For Your Information: Star Ratings Out Of Five (★★★★★) Stars

Sunday, June 10, 2012

Dark Shadows


The master of pop-gothic cinema, director Tim Burton, and his chameleonic muse Johnny Depp have come together for their seventh film collaboration, Dark Shadows.  Based on the same-named soap opera that ran from 1966 to 1972, the movie is an ingeniously entertaining hodgepodge of garish gothic imagery, grotesque horror, soapy over-dramatics, seventies nostalgia and fish-out-of-water comedy.  To call the film wildly discursive and somewhat aimless wouldn’t be inaccurate, but for Depp, who plays the highly aristocratic 18th century bloodsucker Barnabas Collins, and Burton, his like-minded guide through this intoxicatingly strange whirlpool, Dark Shadows marks a new height in deranged experimentation.  At its best, it’s galvanizing in its dementia.    

After a brief prologue explaining his origins as the heir to a 1700’s fishing fortune, Depp’s Barnabas is unearthed after 200 years buried in a coffin.  He was transformed into a vampire and buried alive by a wrathful witch named Angelique (Eva Green) whose love for him went unrequited.  Now, it’s 1972 and Barnabas waltzes back into his old abode to find his family business in jeopardy and his descendents a motley and dysfunctional lot.  They include Michelle Phieffer’s punctilious matriarch Elizabeth, her surly adolescent daughter Caroline (Chloe Moretz), her haunted nephew David (Gulliver McGrath), his sleazy, philandering father (Johnny Lee Miller), their boozing live-in shrink Dr. Hoffman (Helena Bonham Carter), and a strange and delicate new governess named Vicky (Bella Heathcote).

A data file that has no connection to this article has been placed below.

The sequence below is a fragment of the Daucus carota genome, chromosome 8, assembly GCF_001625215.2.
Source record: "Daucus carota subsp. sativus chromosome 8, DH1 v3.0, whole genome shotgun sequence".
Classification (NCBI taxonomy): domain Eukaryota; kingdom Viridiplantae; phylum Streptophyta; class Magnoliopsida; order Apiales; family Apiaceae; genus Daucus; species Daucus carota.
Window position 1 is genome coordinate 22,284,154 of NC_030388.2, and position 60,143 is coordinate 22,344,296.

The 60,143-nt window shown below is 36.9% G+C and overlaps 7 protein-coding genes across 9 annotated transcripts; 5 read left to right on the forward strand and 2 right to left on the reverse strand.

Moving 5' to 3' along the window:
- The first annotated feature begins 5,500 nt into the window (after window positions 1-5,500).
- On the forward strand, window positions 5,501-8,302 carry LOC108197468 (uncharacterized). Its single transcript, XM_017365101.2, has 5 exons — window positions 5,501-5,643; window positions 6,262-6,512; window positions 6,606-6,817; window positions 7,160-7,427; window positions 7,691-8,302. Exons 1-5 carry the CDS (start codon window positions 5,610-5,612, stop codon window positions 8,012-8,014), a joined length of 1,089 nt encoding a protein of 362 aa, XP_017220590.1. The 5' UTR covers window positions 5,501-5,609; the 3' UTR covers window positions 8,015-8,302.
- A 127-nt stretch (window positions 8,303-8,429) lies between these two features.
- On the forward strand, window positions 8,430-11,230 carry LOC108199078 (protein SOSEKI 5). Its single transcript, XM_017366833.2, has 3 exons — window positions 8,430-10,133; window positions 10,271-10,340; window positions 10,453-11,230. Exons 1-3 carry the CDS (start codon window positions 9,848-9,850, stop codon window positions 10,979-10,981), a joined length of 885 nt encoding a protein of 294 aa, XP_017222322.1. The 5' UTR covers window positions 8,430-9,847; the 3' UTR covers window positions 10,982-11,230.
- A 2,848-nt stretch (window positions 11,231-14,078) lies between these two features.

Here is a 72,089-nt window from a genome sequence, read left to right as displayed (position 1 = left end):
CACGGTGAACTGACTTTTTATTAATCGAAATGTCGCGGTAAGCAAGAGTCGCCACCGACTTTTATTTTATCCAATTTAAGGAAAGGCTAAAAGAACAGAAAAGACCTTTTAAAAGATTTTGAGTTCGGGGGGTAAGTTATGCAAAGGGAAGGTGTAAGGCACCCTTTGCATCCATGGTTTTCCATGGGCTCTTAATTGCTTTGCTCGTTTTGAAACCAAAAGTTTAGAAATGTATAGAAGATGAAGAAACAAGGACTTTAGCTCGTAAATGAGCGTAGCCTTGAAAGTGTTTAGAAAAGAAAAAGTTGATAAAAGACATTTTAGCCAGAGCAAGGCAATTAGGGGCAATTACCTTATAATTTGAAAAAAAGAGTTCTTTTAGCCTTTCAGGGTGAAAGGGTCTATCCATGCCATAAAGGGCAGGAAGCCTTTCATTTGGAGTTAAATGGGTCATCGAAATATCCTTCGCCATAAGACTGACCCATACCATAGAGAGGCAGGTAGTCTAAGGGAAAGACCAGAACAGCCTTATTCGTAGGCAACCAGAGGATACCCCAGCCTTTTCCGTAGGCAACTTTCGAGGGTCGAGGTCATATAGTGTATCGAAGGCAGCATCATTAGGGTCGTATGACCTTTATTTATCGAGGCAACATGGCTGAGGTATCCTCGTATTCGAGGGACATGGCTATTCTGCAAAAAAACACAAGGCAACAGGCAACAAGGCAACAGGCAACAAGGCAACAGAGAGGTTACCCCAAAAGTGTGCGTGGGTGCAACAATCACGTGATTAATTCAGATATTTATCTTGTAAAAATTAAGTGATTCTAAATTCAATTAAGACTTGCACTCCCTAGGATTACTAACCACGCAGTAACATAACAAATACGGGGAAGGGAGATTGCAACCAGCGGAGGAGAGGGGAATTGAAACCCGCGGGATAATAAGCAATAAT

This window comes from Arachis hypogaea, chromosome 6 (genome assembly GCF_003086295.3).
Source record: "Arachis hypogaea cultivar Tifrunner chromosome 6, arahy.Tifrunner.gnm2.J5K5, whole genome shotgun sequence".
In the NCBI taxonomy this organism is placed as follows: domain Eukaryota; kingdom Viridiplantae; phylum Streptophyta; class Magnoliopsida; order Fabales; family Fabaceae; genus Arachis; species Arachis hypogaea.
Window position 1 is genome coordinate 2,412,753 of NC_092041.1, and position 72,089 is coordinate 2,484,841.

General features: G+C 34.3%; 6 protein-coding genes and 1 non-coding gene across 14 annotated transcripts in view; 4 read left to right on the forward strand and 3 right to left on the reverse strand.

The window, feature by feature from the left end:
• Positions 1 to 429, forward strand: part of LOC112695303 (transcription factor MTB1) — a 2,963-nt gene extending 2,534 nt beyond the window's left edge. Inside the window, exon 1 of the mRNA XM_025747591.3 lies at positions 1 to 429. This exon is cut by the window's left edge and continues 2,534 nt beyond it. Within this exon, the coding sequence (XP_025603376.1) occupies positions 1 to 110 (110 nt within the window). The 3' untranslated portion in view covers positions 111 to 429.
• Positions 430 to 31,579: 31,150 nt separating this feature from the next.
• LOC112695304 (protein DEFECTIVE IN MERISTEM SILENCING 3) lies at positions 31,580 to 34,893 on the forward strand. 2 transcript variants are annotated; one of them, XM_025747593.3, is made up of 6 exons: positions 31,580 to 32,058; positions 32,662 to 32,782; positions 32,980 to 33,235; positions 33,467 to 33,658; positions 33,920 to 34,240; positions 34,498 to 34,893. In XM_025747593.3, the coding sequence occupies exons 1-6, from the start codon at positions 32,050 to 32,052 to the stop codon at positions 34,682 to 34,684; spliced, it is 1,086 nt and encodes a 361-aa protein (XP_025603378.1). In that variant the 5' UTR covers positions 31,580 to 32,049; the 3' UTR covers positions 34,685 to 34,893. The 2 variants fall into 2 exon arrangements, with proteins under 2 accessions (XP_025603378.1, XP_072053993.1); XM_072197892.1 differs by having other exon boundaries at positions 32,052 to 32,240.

Dropped headfirst into the trailing fumes of the sixties counterculture, Barnabas marvels at lava lamps, troll dolls and television, pensively embracing a culture as odd to modern audiences as his would be to anyone around during the Nixon administration.  Burton juxtaposes the antiquity of the film’s old world set design and its 70’s kitsch, creating a link perfectly manifested in a montage of Barnabas roughly settling into his new milieu as Karen Carpenter’s innocuous crooning of “Top of the World” breathes contrapuntal life into the lamest of all 70’s tunes.  Among the menagerie of oddballs Barnabas encounters, none are more welcoming than a drum circle of hippies who, like him, are several years too late for the prom, desperately holding onto to a way of life that’s not only out of vogue; it’s also become kitsch.  Throughout Dark Shadows, Burton gloriously melds styles and tones.  After dispatching the hippies with feral ferocity, Barnabas goes home to sing romantic poetry to Vicky, the reincarnation of his long lost love.  Romance is in the air, so are the soft lyrics of 70’s anti-Rock accompanied by the cries of Barnabas’ helpless victims.